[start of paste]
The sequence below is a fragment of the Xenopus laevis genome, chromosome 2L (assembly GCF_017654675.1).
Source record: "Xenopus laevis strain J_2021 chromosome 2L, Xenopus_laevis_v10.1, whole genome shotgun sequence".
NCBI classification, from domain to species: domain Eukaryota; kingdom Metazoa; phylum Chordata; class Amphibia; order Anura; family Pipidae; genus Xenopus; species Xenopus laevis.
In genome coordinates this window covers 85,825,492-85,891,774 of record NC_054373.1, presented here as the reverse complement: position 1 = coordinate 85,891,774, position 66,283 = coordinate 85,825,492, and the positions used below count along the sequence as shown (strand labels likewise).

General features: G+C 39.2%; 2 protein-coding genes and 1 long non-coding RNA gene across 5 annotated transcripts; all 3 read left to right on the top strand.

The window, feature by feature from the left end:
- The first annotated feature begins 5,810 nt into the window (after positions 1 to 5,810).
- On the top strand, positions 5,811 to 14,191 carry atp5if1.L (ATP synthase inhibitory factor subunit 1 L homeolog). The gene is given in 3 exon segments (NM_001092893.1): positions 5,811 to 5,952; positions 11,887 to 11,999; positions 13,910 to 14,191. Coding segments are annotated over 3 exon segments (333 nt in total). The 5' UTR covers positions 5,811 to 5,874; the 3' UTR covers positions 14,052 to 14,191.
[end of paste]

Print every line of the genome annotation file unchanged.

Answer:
The sequence below is a fragment of the Xenopus laevis genome, chromosome 2L (assembly GCF_017654675.1).
Source record: "Xenopus laevis strain J_2021 chromosome 2L, Xenopus_laevis_v10.1, whole genome shotgun sequence".
NCBI classification, from domain to species: domain Eukaryota; kingdom Metazoa; phylum Chordata; class Amphibia; order Anura; family Pipidae; genus Xenopus; species Xenopus laevis.
In genome coordinates this window covers 85,825,492-85,891,774 of record NC_054373.1, presented here as the reverse complement: position 1 = coordinate 85,891,774, position 66,283 = coordinate 85,825,492, and the positions used below count along the sequence as shown (strand labels likewise).

General features: G+C 39.2%; 2 protein-coding genes and 1 long non-coding RNA gene across 5 annotated transcripts; all 3 read left to right on the top strand.

The window, feature by feature from the left end:
- The first annotated feature begins 5,810 nt into the window (after positions 1 to 5,810).
- On the top strand, positions 5,811 to 14,191 carry atp5if1.L (ATP synthase inhibitory factor subunit 1 L homeolog). The gene is given in 3 exon segments (NM_001092893.1): positions 5,811 to 5,952; positions 11,887 to 11,999; positions 13,910 to 14,191. Coding segments are annotated over 3 exon segments (333 nt in total). The 5' UTR covers positions 5,811 to 5,874; the 3' UTR covers positions 14,052 to 14,191.